Could you add a minute or two the lesson at the end, just to think about what was just taught, discussed, introduced? Now, you may be saying that the students may not actually think about the lesson. You may be right but giving them a “brain break” may actually give them time to process the information. Eric Jensen suggests “do what you can to give students a way to let the content settle. Ideas include taking time for breaks…” (Teaching with the Brain in Mind, 2005).

What about a “brain dump?” Letting the students write down everything they remember about the lesson.

When it comes to writing, give the topic or the writing genre ahead of time. Maybe include the writing assignment in a Morning Message (for all of you Responsive Classroom teachers). This way the students have time to think about what they want to write about for the assignment. Thinking maps are a great way to get the ideas out there before actually writing. Maybe that could be the homework for the night, just writing down ideas. You have then given them time to process the assignment and time to think of ideas in the privacy of their home. For those who get frustrated with classmates who can get right to work, this eliminates one element of frustration.

When I taught Kindergarten, I soon learned which students needed me to do a mental 3-5 count before I prompted their answer. They truly need to process their responses and when rushed to answer immediately when I called on them meant I received no answer or a poor one. This was not an accurate measure of what they knew nor the quality answer they were capable of giving. We need to remember that a “3-5 count” is needed at other times as well.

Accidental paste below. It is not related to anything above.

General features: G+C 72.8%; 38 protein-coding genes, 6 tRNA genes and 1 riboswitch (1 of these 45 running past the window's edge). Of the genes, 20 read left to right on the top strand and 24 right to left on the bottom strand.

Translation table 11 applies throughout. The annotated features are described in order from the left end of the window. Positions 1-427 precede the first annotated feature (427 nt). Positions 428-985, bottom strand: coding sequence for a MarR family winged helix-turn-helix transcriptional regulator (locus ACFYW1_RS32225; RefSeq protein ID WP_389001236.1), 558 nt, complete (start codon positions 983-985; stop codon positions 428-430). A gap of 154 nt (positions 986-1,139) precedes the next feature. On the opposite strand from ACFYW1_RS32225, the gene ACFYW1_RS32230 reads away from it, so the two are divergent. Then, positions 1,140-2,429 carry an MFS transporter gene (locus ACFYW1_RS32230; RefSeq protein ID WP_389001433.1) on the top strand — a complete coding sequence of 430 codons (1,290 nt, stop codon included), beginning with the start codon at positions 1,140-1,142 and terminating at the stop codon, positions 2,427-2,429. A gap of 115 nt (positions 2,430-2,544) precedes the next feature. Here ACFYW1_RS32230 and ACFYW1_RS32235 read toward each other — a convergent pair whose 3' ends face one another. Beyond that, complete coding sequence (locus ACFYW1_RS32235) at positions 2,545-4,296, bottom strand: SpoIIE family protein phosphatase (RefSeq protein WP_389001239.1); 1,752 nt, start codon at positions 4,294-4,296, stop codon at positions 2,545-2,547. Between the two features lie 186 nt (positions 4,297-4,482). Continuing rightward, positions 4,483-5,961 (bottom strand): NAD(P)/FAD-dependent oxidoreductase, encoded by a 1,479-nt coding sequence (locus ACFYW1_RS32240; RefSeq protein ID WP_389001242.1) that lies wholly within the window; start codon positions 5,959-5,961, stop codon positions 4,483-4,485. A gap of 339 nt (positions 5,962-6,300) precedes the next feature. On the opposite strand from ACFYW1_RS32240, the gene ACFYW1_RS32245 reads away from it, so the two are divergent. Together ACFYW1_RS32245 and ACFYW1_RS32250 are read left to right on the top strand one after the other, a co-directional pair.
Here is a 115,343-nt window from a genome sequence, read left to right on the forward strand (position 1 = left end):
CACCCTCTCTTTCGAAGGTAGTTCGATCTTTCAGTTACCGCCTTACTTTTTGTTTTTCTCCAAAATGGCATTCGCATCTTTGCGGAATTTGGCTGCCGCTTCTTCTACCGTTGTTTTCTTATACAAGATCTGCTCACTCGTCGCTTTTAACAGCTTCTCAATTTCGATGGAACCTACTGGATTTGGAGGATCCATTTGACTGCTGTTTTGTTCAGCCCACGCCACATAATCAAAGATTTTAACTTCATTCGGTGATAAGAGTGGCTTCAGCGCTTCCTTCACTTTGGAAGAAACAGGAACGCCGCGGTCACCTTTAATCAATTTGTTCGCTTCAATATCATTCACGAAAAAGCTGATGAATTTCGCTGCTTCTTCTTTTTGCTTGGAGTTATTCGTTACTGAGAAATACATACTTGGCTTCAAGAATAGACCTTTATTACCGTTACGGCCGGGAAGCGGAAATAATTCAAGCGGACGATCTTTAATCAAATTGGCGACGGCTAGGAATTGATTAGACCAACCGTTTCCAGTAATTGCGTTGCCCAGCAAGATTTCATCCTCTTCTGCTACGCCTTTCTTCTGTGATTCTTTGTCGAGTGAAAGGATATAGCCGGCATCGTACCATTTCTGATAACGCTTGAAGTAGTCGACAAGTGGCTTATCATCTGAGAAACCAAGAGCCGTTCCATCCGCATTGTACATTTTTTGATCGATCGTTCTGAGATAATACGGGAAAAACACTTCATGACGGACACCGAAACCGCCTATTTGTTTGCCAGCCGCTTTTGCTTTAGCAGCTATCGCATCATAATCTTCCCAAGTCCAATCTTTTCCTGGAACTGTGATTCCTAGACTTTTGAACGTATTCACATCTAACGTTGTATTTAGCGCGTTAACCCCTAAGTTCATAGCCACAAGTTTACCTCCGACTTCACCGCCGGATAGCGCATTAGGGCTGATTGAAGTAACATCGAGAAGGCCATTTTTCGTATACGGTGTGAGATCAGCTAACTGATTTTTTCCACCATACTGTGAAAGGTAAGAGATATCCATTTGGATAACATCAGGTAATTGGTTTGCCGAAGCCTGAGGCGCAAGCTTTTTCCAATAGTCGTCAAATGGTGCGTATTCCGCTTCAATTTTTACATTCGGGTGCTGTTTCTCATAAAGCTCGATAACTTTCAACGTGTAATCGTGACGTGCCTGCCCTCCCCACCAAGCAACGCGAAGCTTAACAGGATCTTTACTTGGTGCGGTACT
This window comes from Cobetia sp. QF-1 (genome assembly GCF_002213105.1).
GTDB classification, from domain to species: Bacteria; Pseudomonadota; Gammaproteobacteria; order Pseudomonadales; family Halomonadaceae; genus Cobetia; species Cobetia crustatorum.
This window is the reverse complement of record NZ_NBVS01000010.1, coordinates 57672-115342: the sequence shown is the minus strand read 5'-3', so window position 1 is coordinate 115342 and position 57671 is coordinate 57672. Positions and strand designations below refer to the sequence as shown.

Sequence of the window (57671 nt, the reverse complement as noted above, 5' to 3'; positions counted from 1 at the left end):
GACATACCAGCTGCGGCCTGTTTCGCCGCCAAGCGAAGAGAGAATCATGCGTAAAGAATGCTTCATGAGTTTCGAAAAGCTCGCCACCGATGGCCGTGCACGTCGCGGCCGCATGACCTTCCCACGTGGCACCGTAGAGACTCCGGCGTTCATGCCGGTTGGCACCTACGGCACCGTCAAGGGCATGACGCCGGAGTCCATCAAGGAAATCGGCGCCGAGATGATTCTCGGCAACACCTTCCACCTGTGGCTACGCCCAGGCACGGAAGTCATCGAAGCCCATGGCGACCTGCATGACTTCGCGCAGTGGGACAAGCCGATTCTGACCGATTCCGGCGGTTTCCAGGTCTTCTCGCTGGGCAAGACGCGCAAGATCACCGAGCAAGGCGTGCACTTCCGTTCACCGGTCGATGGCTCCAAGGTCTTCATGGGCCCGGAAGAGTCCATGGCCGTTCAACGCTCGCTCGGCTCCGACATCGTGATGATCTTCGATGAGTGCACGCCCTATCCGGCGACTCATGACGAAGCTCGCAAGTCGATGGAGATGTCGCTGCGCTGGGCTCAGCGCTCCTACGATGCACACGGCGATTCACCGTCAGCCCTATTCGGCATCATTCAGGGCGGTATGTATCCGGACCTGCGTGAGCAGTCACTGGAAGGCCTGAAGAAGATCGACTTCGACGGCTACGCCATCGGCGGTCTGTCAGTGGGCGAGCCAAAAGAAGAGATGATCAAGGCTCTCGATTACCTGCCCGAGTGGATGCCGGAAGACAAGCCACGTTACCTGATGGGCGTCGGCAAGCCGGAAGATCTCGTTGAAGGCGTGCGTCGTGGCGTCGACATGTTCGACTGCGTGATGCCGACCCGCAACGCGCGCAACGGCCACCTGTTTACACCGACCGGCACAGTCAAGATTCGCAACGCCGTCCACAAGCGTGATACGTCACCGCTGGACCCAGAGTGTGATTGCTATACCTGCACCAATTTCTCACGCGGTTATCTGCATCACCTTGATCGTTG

So after several starts and stops, this blog post is done. How do you let ideas or lessons percolate for students? Share your thoughts (@edtechease on Twitter and on Facebook or on Instagram (edtechease). 

Originally posted on  Thursday, 16 August 2018.


This week is July 4th week. Freedom is the idea running around in mind this week. What is freedom? So I posted the following on Twitter: 

Been writing a new blog post & July 4th has been on my mind. So I started to write a list of what FREEDOM is then I realized, I would like to ask others what FREEDOM is. So I am asking… some of the answers will be in my next post. 

Here are some of the answers:

FREEDOM to write what you think.

FREEDOM to fail and try, try again.

FREEDOM to disagree.

FREEDOM to be more similar than different.

FREEDOM to be what you are.

FREEDOM to carve out your place.

FREEDOM to impress ourselves.

FREEDOM to educate our kids in ways that suit them.

Here are a few more: 

I finished gathering quotes for this post while watching the Macy’s 4th of July program. So some of the answers came from people interviewed. Thoughts on freedom were chosen with positive in mind. Thanks to all those who helped me write this blog! Share your thoughts on the idea of freedom (@edtechease on Twitter and on Facebook 

Originally posted on Friday, 06 July 2018.

Let the Creativity Flow

These days as a consultant, my students are the teachers and administrators in my client schools. So when I have the opportunity to meet with students and model some of the ideas that I am discussing with the faculty, I jump at the chance.

This occurred recently on a consultation in North Carolina. I was demonstrating the ease of use of a fun little robot called Evo by Ozobot ( I had brought Evo with me to demonstrate how even our littlest learners could code with colors but also how older learners can get really creative with their coding. So, as two administrators and I were “playing,” two middle school girls wandered in the room and instantly became fascinated with the Evo.